Over the next few days, Tiger was out in the garden most afternoons, mostly digging on his patch.

When I went to see what he was doing, he showed me the archipelago that he made:

On another day, he was again found digging on his patch with intense concentration:

When I went near, he told me that he had been creating a peninsula and an island:

Given a choice, I personally would much rather see my child demonstrate his knowledge this way than by taking a paper test.  I sometimes get asked the question "How do you know that your child is learning?"  My answer has always been that I know from observing his behaviour and attitude, from listening to what he tells me, and from looking closely at what he does.  The above is an example of how I know that he has internalised what he has learnt.

Having said that, we still used the command cards for a thorough review.  The majority of the questions were answered orally with Tiger using the globe to find his answers.

For my own peace of mind, I asked Tiger to:
  1. draw and label the different land/water forms on the paper as we went along, 
  2. identify each land form with its corresponding water form (e.g. straits and isthmus, bay and cape, gulf and peninsula), and
  3. tell me the difference and similiarities between each pair.

This post is linked up to:
1) Look What We Did!
2) History and Geography Meme: Learning History and Science Together
3) Hobbies and Handicrafts - May 17
4) Collage Friday - Math, Appliances, and Other Goodies
5) Weekly Wrap-Up: The One Where I Didn't Go to Nashville
6) Science Sunday: Tiger Hunt
7) Hip Homeschool Hop - 5/21/13
8) Homeschool Science Share & Tell - May 2013 edition


  1. What a lovely way to learn. He'll not forget any of that in a hurry!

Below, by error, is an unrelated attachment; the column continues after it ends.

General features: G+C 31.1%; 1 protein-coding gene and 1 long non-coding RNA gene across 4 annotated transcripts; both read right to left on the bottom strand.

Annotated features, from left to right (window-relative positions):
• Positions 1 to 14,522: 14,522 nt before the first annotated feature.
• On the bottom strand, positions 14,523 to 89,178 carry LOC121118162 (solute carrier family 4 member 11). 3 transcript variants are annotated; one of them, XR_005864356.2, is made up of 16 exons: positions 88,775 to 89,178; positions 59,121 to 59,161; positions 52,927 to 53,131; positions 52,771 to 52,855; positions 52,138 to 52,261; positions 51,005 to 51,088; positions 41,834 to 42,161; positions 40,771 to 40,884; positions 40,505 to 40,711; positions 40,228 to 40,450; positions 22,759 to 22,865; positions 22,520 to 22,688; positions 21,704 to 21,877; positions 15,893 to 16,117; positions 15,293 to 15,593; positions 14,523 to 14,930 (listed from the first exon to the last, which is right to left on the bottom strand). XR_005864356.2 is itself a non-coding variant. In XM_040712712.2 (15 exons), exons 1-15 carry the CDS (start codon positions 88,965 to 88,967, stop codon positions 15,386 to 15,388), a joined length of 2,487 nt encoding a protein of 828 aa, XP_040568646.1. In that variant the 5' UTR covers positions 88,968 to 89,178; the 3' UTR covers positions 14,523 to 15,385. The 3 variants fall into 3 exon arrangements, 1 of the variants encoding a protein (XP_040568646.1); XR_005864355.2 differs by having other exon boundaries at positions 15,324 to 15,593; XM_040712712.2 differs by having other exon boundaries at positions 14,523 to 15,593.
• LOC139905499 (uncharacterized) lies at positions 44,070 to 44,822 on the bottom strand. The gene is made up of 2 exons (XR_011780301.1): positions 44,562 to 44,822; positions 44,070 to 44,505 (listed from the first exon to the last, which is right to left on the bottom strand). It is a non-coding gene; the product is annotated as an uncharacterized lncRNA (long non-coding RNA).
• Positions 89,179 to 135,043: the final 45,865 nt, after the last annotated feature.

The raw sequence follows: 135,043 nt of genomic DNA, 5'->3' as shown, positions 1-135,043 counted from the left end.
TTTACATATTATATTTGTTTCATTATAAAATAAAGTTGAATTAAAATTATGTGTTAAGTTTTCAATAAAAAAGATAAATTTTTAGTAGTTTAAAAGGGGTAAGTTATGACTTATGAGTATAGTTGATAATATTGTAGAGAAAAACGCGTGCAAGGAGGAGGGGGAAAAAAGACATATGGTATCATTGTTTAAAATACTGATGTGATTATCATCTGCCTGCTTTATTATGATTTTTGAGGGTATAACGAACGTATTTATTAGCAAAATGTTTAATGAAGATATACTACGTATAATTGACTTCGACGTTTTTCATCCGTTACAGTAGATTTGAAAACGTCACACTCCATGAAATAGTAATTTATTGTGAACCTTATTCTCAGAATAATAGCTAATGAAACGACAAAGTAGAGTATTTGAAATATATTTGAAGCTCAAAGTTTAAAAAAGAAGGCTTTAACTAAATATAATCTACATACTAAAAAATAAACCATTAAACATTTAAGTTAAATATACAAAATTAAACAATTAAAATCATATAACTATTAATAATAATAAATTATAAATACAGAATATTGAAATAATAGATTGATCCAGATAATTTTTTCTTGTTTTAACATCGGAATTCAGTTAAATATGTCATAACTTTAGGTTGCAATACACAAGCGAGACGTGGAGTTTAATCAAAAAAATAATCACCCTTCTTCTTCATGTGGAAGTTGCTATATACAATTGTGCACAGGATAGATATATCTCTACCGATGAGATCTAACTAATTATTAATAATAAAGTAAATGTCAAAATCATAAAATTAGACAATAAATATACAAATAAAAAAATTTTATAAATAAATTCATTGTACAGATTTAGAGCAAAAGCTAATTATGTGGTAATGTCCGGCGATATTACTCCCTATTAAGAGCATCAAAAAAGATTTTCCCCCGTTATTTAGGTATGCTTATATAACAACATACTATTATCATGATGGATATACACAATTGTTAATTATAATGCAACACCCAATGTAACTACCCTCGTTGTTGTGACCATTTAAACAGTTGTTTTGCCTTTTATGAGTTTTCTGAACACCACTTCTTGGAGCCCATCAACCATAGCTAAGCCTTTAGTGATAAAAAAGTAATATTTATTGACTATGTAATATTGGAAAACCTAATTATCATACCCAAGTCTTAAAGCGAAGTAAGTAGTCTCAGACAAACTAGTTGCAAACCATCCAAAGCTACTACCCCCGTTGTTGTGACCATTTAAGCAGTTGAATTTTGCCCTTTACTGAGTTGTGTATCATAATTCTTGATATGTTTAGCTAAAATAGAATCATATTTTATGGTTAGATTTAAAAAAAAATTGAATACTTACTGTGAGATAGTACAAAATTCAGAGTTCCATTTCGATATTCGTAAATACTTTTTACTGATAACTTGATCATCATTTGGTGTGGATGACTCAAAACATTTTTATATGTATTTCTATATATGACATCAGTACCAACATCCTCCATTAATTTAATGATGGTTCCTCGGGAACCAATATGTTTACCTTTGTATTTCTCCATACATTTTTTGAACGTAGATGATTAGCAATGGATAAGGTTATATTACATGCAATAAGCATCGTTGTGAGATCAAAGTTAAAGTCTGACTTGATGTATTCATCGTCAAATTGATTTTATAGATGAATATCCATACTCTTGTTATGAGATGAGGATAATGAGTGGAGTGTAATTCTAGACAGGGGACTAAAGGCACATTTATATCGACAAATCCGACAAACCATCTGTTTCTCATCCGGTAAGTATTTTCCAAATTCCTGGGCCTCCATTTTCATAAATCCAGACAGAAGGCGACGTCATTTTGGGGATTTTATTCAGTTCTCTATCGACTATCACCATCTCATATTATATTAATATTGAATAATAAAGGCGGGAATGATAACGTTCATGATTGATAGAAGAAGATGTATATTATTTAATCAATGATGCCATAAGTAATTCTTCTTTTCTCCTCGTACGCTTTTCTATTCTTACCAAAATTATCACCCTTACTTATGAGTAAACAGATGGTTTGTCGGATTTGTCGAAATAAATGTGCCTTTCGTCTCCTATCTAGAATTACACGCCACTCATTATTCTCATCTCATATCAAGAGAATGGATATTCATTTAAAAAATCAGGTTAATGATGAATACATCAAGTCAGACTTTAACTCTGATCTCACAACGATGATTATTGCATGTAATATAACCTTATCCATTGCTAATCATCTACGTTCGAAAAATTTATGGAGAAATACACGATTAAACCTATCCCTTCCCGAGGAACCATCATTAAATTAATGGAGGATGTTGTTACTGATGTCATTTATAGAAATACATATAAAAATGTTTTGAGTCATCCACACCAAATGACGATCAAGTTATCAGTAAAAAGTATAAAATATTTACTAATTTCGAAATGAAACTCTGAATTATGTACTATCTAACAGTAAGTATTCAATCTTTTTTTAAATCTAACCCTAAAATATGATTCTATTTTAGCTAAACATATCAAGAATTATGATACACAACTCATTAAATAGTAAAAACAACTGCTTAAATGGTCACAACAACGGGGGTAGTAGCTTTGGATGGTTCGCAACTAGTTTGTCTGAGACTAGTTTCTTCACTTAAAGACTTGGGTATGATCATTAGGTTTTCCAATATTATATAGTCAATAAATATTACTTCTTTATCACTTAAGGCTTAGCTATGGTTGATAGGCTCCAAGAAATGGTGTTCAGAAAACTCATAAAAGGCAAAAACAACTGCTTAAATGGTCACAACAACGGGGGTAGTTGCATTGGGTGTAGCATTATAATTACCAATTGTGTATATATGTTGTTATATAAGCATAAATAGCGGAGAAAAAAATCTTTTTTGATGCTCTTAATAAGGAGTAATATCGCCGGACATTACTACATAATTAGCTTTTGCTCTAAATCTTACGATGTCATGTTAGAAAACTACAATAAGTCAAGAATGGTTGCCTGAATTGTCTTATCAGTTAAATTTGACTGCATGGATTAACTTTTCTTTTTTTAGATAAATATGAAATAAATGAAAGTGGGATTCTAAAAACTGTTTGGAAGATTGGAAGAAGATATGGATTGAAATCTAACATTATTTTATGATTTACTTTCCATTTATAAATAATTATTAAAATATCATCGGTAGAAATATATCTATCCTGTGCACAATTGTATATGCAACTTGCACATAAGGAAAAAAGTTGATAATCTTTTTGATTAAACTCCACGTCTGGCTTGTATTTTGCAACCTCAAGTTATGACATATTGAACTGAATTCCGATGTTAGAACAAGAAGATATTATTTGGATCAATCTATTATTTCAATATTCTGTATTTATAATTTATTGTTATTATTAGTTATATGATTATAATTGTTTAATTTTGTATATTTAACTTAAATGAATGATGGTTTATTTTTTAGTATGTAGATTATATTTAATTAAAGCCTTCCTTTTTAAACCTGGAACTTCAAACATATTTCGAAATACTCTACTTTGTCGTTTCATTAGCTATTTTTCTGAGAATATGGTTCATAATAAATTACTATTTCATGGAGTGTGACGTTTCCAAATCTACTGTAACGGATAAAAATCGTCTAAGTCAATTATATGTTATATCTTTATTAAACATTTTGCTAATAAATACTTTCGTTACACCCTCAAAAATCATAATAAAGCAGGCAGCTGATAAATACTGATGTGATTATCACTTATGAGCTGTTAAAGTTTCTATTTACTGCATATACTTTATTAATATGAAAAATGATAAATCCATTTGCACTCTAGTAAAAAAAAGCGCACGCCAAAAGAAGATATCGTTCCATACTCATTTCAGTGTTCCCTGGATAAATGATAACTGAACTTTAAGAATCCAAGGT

2. This is a great post. Wonderful way to learn, I would say.

  3. One thing I really like about the Montessori lessons is how tactile they are. They are very useful for young children to get engaged with the lessons in a very hands-on, sensory way. :-)

  4. What a wonderful way to learn. Thank you for sharing it.
    Blessings, Dawn

  5. You're welcome, Dawn. Thank you for stopping by. :-)

  6. Wow! I love this approach, Hwee - thank you so much for sharing! We're cruising the Norwegian Fjords in a few weeks and I'd been looking for a hands-on way to teach the kids about land forms. This is perfect!

  7. How lucky of you to be cruising the Norwegian Fjords! Being out and about is the best way to learn geography. Have a wonderful time, and do remember to show us some photos! Your children are so very fortunate to have opportunities like this. :-)

  8. We just bought a new tub of a similar material and my kids went through half of it in an afternoon. It was kind of amazing and depressing at the same time.

  9. We used the entire bag in one go. At least we can rejoice at our children's enthusiasm. :-)

  10. Oh I can't wait for my son and I to try your landform activities!

  11. I'm sure you'll enjoy it, Jae. We had a blast!

  12. I love hands on projects like that. It looks like he had fun.

  13. This is a great way to learn about landforms. I love it! I really like the cards too as I learned a bit by reading through them. (We don't give tests either:))